Bottom-Up Grown Nanowire Quantum Devices
Written by Don Monroe
Despite years of effort, scientists have yet to agree on a physical system for realizing the tremendous potential of quantum computing. Erik Bakkers described a relatively new strategy based on networks of epitaxial III-V nanowires that could exploit exotic collective electronic excitations to enable these applications.
In principle, quantum computing provides exponential increases in computational power from a relatively small number of quantum bits, or qubits. Such qubits can simultaneously represent two possible quantum states, but only until interaction with the environment destroys their coherent relationship. “Decoherence is the big problem of a quantum computer,” Bakkers said. “This is really the fundamental bottleneck.”
Bakkers and his collaborators have been exploring a strategy for overcoming this challenge using “Majorana fermions,” which are their own antiparticle and should be highly resistant to decoherence because they have “no charge, no spin, and no energy.” These entities were proposed decades ago as a model for neutrinos, but have recently been suggested to occur as quasiparticles in condensed-matter systems, in particular in one-dimensional superconductors. “If we can find this particle and control the quantum state, we could have very long decoherence time,” Bakkers said.
His group has been looking for this elusive particle in the proximity-induced superconductive state of InSb nanowires, whose electrons have very low effective mass, strong coupling to magnetic fields, and high spin-orbit coupling. Tunneling spectroscopy revealed the expected conductance peak in the center of the superconducting energy gap. “The data is all consistent with having Majoranas,” Bakkers concluded, although the first experiments were limited by a high density of states in the gap.
To make the wires, Bakkers’ team used an established method in which a ball of metal forms a eutectic with a semiconductor, and subsequent layer-by-layer growth on (111) facets produces long, highly uniform single-crystal nanowires. They developed ways to reduce As and P impurities, grow wires up to 60 µm long, and improve the interfaces, achieving low-temperature mobilities as high as 60,000 cm2/V·s. These nanowires produced extremely clean-induced superconducting gaps, and a magnetic field produces a clear mid-gap state with the predicted quantum conductance of 2e2/h. “We believe this is a very strong signature of having these Majorana states,” Bakkers said.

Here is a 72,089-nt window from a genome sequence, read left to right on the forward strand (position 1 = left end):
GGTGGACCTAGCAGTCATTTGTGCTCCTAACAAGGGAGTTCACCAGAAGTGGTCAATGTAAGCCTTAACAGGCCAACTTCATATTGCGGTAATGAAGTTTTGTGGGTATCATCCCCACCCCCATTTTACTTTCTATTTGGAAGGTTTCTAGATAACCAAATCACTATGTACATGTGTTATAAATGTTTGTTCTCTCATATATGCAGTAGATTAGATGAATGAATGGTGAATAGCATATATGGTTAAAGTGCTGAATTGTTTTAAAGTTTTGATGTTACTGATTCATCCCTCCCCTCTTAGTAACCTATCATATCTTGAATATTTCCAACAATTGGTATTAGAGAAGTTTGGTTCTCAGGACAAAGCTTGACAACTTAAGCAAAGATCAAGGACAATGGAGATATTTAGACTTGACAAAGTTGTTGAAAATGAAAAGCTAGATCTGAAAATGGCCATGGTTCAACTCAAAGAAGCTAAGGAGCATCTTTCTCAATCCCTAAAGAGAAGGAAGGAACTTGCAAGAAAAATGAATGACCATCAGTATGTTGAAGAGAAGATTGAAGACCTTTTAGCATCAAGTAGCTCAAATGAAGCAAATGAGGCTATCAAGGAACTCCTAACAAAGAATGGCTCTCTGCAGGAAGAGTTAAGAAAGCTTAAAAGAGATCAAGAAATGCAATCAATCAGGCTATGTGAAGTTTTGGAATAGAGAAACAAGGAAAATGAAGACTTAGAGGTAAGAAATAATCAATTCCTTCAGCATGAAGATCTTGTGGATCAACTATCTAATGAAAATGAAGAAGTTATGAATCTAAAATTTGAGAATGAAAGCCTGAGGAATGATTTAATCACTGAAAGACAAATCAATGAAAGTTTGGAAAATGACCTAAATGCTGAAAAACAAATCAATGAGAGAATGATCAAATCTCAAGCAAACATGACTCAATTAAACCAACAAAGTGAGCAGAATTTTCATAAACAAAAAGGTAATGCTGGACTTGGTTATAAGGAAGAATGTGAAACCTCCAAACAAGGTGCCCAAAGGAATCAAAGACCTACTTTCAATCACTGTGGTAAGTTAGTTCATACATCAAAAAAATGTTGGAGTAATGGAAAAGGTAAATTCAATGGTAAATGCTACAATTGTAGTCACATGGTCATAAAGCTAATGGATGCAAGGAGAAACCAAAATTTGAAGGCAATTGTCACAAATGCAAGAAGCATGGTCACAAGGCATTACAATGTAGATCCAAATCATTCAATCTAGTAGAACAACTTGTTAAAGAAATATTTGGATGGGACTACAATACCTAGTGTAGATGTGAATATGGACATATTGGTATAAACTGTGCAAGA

Exploiting these states for quantum computing will require fashioning these high-quality wires into loops and other circuits. Bakkers showed how to create such structures within the evacuated growth chamber. The gold balls that seed the nanowire growth were defined lithographically on (111) facets of a V-groove etched into a (100) substrate. Choosing the size and location of these seeds let the team create long wires that cross, merge, or shadow each other during later deposition.
In particular, Bakkers described “hashtag” structures (#) with pairs of InSb wires from opposing faces that merge to make “very high-quality wire-wire junctions,” although there can be twin boundaries at the interfaces. Painstakingly dislodging these structures in the electron microscope with a micromanipulator and transferring them to a separate substrate for electrical contacting allows their electrical characterization. The junctions showed the quantized conductance characteristic of ballistic transport, and the oscillating conductance as a function of magnetic field through the loop of the hashtag indicated a coherence length as large as 60 µm. Majorana-based qubits will require somewhat more complex structures, but these appear to be feasible.
Still, Bakkers noted that these techniques are “nice for academic studies, but not really scalable.” He and his collaborators are therefore exploring an alternative future path based on in-plane selective-area growth to create arbitrarily complex circuits in vacuum.
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